The Folly Of Gun Bans By Aesthetics
February 19, 2013 by Sam Rolley
Second Amendment advocates often complain that the biggest problem with gun restrictions — besides the Constitutional questionability — is that the laws are usually written by people who know very little about guns. The fact that the latest legislative effort at an assault weapons ban both bans and exempts different models of the same .223 caliber Ruger Mini-14 based solely on aesthetics lends credence to the complaint.
American legislators who wish to ban certain firearms believe that one of the rifles in the photo below is far more deadly than the others. Can you guess which one?
The assault weapons bill introduced last month by Senator Dianne Feinstein (D-Calif.) would ban 157 specific firearms the Senator believes were made for military and law enforcement use and exempt others made for hunting purposes. The bill also would eliminate magazines that hold more than 10 rounds. The banned weapons were placed on the list because they accept detachable magazines and also have one other characteristic, such as a pistol or forward grip, that make them more “military.”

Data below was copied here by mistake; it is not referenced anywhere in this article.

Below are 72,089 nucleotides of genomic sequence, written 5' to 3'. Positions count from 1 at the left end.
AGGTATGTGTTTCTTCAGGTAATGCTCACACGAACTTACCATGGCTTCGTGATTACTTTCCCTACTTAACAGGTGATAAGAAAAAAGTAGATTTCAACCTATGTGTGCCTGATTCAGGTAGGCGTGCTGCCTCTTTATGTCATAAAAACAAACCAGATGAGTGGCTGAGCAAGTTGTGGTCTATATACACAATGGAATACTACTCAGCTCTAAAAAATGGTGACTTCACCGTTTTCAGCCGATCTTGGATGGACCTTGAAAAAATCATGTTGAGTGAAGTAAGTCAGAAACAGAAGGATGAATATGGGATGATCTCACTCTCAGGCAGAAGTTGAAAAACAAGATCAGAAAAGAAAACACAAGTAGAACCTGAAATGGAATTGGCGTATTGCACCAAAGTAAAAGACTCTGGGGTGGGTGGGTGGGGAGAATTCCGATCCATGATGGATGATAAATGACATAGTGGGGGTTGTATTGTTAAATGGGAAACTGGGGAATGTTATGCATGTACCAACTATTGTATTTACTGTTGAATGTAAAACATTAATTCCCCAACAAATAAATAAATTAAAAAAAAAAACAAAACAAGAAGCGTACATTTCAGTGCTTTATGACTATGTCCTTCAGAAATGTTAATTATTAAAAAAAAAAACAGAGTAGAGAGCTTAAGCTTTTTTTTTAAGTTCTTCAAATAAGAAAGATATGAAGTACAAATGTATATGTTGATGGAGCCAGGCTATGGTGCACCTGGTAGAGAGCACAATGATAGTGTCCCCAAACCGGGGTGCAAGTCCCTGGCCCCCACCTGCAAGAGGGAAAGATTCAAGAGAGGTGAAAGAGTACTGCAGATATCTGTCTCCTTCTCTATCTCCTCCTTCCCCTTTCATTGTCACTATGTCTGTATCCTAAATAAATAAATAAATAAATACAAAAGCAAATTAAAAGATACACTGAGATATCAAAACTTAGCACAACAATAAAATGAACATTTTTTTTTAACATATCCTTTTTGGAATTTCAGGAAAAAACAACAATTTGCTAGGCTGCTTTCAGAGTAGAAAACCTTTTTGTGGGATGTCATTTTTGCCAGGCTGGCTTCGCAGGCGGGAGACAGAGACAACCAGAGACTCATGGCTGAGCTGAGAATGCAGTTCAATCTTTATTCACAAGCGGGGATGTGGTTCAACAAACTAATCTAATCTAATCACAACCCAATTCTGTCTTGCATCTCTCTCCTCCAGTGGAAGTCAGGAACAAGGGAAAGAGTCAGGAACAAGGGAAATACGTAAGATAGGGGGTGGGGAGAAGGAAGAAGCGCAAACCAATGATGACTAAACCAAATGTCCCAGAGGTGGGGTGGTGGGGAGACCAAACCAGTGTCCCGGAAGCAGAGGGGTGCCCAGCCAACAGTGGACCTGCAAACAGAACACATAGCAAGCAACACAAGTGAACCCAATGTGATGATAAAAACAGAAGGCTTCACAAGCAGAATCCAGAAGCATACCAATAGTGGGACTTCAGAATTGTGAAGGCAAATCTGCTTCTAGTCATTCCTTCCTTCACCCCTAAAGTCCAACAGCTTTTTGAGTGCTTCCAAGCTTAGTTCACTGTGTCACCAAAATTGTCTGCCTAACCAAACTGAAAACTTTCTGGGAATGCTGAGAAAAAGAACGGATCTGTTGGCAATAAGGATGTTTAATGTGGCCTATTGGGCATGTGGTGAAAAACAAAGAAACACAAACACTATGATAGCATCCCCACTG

The Associated Press reported: “Kristen Rand, the legislative director at the Washington-based Violence Policy Center, said the Ruger Mini-14 model that would be banned under Feinstein’s legislation is easier to hold while firing because it has a pistol grip, and it’s easier to hide because it has a collapsible stock. That’s what makes it more dangerous that the Ruger Mini-14 with the fixed stock which would be exempted under the Feinstein bill, she said.”
According to the Ruger website, the collapsible stock makes the rifle 2.75 inches shorter.
By Feinstein’s logic, you should assess the guy on the right as a much bigger threat than the guy on the left in the pictures below.